Yes, racism is alive and well in the Orthodox Church. In 1985, when the first English-speaking priest was ordained in an Orthodox Church in Johannesburg, people came from other parishes, from far and wide, to shout “anaxios” (unworthy) because the Archbishop had dared to ordain a non-Greek, a xenos. Xenophobia rules, but it’s not OK.

Some mouth the racist slogan “Hellenism is Orthodoxy and Orthodoxy is Hellenism”, which is not merely a heresy, but apostasy. The Orthodox Church pronounced apartheid, or racism, to he a heresy back in 1872 (under the Greek name phyletism), but it still persists. Hellenism was anathema to Orthodox Christians from the time of the early church fathers. Hellenism today is the product of the secular nationalism of the 18th and 19th centuries, and is also a term for a neopagan religion. It has never been identified with Orthodoxy.

As an English-speaking Orthodox Christian, I like to worship in English, but I don’t want to see an “English” Orthodox Church, in the sense that there are Greek and Russian Orthodox Churches. I want to see a South African Orthodox Church. I do sometimes get a bit annoyed when Greek-speaking clergy insist that I must use bad English translations of liturgical texts, because, being Greek, they know what is good for the English. But I’ve known that sort of thing all my life, when Afrikaner nationalists told me what was my “own” and insisted on giving me an “own affair”. Most Sundays I worship with congregations that speak North Sotho (which seems to be one of the most difficult languages to learn: you can get courses in Greek, Russian, Zulu and Xhosa in bookshops, but not North Sotho). I enjoy the Liturgy in Afrikaans, often even more than in English, because there are not 25 different translations floating about, as there are with English.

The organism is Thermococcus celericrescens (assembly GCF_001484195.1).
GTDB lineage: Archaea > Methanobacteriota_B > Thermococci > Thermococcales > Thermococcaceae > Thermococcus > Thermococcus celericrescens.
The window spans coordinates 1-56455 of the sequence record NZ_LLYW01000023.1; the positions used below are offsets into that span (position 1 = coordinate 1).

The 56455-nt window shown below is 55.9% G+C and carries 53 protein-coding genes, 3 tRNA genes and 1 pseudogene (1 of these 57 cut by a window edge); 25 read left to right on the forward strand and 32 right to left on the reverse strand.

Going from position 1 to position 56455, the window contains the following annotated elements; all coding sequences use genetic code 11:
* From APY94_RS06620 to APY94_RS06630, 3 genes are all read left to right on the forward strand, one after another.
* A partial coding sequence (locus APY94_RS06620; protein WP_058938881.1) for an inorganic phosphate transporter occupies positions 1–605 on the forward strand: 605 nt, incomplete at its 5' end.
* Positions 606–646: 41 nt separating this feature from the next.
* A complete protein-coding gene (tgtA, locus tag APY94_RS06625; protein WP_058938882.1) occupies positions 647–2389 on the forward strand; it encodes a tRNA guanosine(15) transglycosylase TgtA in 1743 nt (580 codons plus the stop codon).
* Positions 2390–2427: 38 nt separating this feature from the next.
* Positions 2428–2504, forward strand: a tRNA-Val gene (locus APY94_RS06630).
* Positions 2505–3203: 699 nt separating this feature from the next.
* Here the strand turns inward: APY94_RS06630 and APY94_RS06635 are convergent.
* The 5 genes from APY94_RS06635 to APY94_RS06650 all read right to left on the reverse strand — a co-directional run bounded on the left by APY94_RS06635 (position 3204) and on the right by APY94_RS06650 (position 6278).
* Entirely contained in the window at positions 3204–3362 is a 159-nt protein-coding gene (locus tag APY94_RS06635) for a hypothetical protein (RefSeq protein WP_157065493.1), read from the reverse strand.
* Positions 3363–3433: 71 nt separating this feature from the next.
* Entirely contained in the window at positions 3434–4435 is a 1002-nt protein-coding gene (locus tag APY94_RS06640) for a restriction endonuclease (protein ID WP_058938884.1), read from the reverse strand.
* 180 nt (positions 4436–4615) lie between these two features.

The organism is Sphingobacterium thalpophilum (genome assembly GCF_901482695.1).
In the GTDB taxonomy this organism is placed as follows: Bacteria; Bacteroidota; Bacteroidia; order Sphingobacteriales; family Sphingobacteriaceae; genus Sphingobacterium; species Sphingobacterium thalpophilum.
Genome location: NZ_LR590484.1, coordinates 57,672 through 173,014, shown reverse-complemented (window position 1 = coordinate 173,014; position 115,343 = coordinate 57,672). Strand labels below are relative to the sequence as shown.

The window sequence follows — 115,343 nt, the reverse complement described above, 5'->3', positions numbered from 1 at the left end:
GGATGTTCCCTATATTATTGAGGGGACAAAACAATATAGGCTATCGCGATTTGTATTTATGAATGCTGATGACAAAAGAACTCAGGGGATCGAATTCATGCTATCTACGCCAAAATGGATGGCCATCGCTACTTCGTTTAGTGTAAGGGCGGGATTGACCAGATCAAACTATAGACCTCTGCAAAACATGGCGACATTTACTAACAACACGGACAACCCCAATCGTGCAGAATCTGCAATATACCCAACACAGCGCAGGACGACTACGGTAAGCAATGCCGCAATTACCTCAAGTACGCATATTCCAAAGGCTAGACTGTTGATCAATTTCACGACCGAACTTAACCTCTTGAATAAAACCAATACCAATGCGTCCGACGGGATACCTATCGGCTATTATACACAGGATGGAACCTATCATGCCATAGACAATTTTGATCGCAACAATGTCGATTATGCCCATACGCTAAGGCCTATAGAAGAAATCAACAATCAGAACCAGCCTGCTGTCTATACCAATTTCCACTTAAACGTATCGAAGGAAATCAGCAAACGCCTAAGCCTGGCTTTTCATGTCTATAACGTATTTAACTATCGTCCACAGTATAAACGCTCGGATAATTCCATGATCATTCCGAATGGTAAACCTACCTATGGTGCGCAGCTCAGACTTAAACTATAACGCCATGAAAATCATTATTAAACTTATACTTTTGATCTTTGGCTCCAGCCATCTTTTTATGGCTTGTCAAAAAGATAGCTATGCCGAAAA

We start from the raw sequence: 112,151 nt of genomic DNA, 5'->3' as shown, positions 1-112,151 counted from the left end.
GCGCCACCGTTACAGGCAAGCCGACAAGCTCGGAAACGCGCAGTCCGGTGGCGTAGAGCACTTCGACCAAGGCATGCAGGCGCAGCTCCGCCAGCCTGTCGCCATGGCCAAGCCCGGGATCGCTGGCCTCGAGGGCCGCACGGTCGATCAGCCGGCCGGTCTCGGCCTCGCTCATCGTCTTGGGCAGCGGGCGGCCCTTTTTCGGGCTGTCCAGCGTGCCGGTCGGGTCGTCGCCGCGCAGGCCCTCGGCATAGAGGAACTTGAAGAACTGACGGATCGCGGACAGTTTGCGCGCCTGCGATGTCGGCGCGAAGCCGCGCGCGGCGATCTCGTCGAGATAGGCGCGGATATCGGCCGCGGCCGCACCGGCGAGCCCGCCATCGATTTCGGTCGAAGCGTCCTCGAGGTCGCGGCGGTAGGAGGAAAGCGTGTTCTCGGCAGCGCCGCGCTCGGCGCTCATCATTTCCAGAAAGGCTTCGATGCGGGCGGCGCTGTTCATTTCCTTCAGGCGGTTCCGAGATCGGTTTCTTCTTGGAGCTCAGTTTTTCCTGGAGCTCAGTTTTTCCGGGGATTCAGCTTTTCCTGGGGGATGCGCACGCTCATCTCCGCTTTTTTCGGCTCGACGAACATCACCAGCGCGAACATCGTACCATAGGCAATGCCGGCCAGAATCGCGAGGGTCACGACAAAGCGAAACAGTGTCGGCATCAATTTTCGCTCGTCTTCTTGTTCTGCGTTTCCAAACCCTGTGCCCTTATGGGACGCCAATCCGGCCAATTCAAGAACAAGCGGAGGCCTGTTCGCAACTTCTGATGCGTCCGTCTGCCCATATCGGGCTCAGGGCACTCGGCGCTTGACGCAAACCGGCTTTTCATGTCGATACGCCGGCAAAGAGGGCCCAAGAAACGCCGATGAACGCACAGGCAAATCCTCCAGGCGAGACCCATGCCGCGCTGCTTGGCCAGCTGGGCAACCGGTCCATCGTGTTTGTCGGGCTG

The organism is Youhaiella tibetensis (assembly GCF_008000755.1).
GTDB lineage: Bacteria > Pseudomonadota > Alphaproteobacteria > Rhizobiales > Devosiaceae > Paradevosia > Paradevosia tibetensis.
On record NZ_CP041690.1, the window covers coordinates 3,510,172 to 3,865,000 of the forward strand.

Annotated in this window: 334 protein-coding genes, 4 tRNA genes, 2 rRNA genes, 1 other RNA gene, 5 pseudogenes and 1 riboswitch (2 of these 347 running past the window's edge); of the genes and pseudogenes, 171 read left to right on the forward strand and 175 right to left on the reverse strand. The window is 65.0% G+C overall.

But is there an “English-speaking” South African culture, a Woozer culture?

Not really. Not enough to form the basis of a distinct ethnic identity. Language and culture are linked, but English is a multicultural language. It is shared by many cultures throughout the world, and not only in South Africa. There was never enough of a cohesive Woozer culture in South Africa to demand a homeland. There was never enough of a group identity to which “group rights” could be applied. Rather, English-speaking South Africans belong to a whole range of overlapping cultural groups and circles, based on church, school, family, interest. Woozers who live next door to each other can find that they have nothing in common but language and geographical proximity. They have different friends, different interests, and might never meet and greet each other except casually and in passing. Woozers have never been a “volk”.

While some were chauvinist (my Cornish great grandmother insisted on calling her Afrikaans son-in-law Botes “Boats”), and despised Afrikaners and kept aloof from “natives” others were more laid-back about such things and even made up satirical songs about them:

When I’m walking down the street I must be careful not to greet
people of a different pigmentation
Lest the government suspect or the Special Branch detect
a dark affiliation
to a communist organisation.
(sung to the tune of The wayward wind)

Perhaps this Woozer rootlessness made it easier for me to let worldly allegiances sit lightly, as I’ve described above. It may have made it easier for some others, I don’t know. Since I was in my late teens I was aware of being a pilgrim, a stranger, a sojourner in the world, and am still reminded of it every time someone refers to me as a xenos.

And there is still the heresy, the pseudogospel, the apostasy of apartheid, racism, phyletism. A luta continua. Die stryd duur voort. The struggle continues.